Other determinants of economic profit remain skewed from their precrisis norms or face further challenges.
Refinancing costs declined by nearly half from 2008 through 2010, as banks trimmed their balance sheets and central banks pursued quantitative easing and expanded the range of instruments eligible as collateral. But refinancing costs reversed course at the beginning of 2011 and have been rising steadily since then.
The average cost-to-income ratio rose only slightly in 2010, to 59 percent. This was in line with its precrisis level and 12 percentage points below where it stood in 2008. But regulatory changes could cause operating costs to rise once again, putting pressure on banks to expand their cost-cutting programs and search for new sources of operational efficiency.
Revenues declined for a third consecutive year to about €2 trillion—15 percent below the precrisis peak. Revenue growth has been hampered by macroeconomic conditions, as well as banks’ own efforts to “de-risk” their businesses.
Most banks have taken a regulatory rather than an economic view of measuring and managing risk, which was a natural response to the pressures arising from the crisis. Their focus—in terms of responding to the new requirements—is squarely on ensuring compliance rather than managing risk costs and creating economic value. Banks report risk metrics, for example, but have not integrated them into key business processes or used them to influence critical business decisions.
To thrive in an era of high risk costs and greater oversight, banks need to establish an integrated approach to steering financial resources—one that combines regulatory and economic perspectives and covers risk, profit and loss, the balance sheet, and capital requirements.
To develop such an approach, banks will need to move beyond a backward-looking measurement of risk and understand how their risk profiles might change under different circumstances. To this end, most banks will need to enhance their stress-testing, scenario-analysis, and simulation capabilities. These tools can help them develop a clear action plan for mitigating certain risks and optimizing the allocation of capital.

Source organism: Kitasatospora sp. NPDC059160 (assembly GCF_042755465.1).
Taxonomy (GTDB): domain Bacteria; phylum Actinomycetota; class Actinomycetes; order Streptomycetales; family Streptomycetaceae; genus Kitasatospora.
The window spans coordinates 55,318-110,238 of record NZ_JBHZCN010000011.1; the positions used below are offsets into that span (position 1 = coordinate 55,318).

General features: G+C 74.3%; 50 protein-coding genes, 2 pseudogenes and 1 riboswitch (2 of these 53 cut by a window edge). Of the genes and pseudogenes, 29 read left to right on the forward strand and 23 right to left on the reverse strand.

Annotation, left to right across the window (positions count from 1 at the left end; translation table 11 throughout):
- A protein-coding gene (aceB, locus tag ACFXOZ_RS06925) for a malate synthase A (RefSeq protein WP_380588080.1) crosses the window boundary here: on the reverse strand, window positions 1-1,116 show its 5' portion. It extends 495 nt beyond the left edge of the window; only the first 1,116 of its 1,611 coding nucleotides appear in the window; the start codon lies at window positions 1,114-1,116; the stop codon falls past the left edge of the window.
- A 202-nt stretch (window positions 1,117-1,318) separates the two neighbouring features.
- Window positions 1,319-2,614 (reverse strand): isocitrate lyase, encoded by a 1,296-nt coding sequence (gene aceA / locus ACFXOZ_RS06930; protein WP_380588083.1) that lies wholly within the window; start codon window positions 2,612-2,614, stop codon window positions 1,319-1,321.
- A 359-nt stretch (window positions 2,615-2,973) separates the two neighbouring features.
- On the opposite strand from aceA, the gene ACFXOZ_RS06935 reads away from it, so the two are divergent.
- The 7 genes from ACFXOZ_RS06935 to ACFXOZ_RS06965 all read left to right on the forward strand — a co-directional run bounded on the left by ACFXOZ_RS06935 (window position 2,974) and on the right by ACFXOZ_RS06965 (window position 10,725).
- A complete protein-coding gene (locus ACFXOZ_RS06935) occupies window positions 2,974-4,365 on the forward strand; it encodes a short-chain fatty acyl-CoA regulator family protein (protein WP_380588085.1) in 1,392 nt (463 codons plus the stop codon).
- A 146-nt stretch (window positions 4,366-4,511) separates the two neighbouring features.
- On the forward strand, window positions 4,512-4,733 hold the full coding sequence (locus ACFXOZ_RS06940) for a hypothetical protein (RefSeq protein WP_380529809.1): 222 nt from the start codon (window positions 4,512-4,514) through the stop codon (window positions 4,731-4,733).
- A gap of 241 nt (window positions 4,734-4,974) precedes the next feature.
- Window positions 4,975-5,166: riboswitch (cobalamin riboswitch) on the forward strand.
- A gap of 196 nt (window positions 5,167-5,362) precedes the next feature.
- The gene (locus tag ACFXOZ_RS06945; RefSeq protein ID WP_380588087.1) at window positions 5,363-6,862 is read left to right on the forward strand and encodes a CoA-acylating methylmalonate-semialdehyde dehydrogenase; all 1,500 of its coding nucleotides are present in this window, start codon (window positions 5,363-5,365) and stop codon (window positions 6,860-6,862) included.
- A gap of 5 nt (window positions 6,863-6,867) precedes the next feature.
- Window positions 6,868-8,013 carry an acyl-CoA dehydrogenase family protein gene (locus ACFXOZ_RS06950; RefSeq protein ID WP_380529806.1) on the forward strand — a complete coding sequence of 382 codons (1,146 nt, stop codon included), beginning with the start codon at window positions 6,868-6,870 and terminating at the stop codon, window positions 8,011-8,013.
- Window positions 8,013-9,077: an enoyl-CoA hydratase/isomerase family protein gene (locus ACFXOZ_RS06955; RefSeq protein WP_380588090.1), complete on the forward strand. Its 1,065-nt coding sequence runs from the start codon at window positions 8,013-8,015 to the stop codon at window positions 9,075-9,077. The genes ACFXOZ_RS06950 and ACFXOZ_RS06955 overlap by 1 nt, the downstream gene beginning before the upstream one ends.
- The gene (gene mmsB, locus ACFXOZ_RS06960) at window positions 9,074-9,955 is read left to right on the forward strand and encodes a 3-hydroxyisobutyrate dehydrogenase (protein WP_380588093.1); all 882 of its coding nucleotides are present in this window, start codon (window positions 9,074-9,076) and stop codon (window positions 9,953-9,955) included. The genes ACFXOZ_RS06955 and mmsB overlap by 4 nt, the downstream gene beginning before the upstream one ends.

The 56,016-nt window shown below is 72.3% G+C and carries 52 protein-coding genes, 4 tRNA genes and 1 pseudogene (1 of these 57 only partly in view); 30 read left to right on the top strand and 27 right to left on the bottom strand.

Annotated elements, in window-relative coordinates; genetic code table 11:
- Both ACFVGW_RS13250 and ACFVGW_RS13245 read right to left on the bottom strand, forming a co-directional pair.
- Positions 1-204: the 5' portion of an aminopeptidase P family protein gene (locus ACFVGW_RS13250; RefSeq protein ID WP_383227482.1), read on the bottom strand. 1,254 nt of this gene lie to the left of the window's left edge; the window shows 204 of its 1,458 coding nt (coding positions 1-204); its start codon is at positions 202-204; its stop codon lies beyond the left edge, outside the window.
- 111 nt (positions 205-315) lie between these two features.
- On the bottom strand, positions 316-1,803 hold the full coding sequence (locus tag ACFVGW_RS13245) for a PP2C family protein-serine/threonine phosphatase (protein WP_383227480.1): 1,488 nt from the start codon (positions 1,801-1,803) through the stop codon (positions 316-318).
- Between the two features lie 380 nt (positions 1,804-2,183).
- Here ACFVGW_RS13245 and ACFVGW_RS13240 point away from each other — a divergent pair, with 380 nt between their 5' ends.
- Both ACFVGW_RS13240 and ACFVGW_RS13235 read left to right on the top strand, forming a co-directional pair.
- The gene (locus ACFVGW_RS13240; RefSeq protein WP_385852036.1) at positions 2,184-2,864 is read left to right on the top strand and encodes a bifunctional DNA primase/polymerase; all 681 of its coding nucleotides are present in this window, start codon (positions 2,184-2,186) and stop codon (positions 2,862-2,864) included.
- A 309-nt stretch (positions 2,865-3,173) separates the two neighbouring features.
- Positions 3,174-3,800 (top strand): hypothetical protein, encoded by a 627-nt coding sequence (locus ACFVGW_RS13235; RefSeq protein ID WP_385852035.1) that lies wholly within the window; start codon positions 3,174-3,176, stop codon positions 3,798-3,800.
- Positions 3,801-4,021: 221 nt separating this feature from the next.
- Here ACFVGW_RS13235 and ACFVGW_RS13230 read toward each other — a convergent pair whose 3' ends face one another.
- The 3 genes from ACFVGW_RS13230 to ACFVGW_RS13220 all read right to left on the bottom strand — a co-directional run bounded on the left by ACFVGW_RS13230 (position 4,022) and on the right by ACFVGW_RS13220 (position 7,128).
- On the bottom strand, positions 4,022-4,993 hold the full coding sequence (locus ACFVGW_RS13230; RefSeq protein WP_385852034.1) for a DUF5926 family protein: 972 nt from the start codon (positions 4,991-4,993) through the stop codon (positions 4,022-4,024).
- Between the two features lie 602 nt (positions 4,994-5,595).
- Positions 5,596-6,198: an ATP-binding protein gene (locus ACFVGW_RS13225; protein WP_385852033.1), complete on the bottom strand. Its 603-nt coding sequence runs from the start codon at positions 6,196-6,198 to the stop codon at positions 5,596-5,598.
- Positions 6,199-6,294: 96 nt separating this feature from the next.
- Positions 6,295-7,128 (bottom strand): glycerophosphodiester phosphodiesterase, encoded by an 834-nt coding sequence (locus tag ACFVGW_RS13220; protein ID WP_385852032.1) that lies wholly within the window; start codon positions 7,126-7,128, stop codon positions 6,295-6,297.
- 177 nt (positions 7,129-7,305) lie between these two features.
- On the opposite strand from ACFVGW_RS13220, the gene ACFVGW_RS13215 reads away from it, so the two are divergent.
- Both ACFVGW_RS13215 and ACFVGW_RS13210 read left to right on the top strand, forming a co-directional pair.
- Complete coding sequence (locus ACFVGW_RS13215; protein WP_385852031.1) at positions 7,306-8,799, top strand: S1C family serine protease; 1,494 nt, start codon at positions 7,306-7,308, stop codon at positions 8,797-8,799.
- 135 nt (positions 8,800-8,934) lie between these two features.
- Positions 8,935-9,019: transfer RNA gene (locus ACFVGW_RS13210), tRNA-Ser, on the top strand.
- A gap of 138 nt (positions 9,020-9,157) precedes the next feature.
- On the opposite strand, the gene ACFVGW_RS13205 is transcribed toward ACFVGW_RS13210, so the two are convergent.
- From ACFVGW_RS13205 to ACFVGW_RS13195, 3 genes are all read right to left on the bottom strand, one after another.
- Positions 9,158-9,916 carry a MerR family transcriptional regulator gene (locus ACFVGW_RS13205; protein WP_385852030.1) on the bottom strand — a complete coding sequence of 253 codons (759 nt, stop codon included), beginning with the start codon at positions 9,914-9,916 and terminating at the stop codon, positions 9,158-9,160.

Standing between banks and these aspirations for managing risk (and economic profit) are high technical hurdles. Banks will need to upgrade their IT capabilities in order to gather, report, and analyze risk data; run and modify models and calculation engines; and generate scenarios. (The IT requirements associated with regulatory reform were described in a recent BCG report, Moving Beyond Compliance: How Banks Should Leverage Technology to Capitalize on Regulatory Change.)
Banks that have developed such capabilities will be in a better position to create a culture where risk is not the domain solely of the chief risk officer but rather affects the overall steering of the organization—for example, by informing the decisions of investment committees. People throughout the bank will have a clearer perception of the bank’s risk positions, and risk in general will come to play a more important role in their decisions.
In parallel with strengthening their risk-management capabilities, banks must develop a clear understanding of the implications of regulatory reform—in global terms as well as in the context of specific businesses.